Avaunt: “go away”

comes into english late 15c from Old French avant (“Forward!”)

the french avant is where english gets the word avent-garde (duh it’s literally right there? i mean like come on, that’s a freebie){past me was right, tbh}, as well as the word advance through the french verb avancir, but that’s a whole other etymology, so, uh, woops, back on track

avant is a cognate with Italian avanti, both having derived from the Late Latin abante (yaaayyyyy consonant shift!), which was a compound word formed from the ab-(‘from’) prefix slapped onto ante(‘before/infront of’), which is itself derived from PIE *ant- (‘front/forehead’), anyway abante meant “from in front of”, but hecking VULGAR LATIN (filthy post roman italians, amirite? :P){again, they were right :PPP} used it to mean just before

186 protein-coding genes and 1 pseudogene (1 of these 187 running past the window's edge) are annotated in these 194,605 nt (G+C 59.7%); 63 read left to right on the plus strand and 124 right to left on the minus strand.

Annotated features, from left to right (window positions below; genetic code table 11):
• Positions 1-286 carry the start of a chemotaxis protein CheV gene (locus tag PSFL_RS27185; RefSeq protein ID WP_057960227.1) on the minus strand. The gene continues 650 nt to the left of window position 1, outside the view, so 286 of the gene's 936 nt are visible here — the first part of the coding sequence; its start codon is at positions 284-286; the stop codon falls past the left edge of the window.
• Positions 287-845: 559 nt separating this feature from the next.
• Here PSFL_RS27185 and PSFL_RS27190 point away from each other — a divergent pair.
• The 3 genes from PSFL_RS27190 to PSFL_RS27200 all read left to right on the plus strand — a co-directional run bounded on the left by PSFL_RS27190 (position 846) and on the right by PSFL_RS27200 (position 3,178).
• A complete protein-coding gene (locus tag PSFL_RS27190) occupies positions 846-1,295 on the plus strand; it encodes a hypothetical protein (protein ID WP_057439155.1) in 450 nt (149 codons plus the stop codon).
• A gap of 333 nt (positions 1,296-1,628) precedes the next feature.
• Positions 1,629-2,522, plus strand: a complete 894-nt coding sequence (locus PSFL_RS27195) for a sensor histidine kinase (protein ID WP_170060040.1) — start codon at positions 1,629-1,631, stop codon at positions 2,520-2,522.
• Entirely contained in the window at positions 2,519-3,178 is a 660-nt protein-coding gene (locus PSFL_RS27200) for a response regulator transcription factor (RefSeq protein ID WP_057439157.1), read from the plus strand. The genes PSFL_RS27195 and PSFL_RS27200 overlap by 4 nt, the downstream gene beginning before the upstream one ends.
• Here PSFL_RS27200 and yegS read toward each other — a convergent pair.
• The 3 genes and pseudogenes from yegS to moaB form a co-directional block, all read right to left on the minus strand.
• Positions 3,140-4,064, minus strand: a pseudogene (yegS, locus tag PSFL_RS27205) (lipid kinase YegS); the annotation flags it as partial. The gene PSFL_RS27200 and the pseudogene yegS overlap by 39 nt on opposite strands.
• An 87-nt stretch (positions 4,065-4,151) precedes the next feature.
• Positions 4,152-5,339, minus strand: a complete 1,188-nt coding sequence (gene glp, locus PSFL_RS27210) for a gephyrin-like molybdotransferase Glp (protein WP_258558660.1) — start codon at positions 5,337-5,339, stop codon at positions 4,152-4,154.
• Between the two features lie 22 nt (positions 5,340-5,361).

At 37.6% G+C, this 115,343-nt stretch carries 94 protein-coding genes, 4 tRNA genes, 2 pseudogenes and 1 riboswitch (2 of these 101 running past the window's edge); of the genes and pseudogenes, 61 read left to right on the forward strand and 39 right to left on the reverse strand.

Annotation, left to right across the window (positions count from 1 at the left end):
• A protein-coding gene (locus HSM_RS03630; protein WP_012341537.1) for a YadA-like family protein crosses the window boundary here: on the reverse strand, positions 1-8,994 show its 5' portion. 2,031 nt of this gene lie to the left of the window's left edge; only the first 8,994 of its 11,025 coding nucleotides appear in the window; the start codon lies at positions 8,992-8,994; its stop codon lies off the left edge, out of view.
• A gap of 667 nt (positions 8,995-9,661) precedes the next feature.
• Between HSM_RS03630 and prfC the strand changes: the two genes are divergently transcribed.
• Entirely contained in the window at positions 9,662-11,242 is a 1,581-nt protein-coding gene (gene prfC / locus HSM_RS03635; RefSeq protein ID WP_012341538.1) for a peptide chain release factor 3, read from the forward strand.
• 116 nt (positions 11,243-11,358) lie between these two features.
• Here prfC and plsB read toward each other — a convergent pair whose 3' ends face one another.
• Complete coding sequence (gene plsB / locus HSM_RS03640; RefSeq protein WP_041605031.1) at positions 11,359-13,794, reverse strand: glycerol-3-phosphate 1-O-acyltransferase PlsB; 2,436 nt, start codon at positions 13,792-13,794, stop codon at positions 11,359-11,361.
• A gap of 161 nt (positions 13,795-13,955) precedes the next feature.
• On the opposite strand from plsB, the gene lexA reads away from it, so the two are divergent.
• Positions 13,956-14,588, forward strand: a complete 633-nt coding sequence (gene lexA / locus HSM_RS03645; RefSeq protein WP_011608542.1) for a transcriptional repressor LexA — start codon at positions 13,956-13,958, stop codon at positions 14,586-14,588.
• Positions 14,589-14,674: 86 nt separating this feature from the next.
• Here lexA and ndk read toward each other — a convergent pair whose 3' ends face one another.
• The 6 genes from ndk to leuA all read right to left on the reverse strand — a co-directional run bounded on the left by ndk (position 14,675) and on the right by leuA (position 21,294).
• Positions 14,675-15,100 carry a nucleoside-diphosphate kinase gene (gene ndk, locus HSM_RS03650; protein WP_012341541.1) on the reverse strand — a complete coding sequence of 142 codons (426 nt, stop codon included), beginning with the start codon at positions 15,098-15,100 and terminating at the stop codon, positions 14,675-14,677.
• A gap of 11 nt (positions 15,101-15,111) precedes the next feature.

{One of the previous readers made a comment, before I had properly posted my EOTD, that it was obviously french, and made a jab about french words adding so many extra vowels by writing, and I quote, “aEuxuXvONAate”. My come back was, “actually the english were the ones to add unnecesary vowels :P”, so that was a very humerous exchange I wished to preserve for posterity.}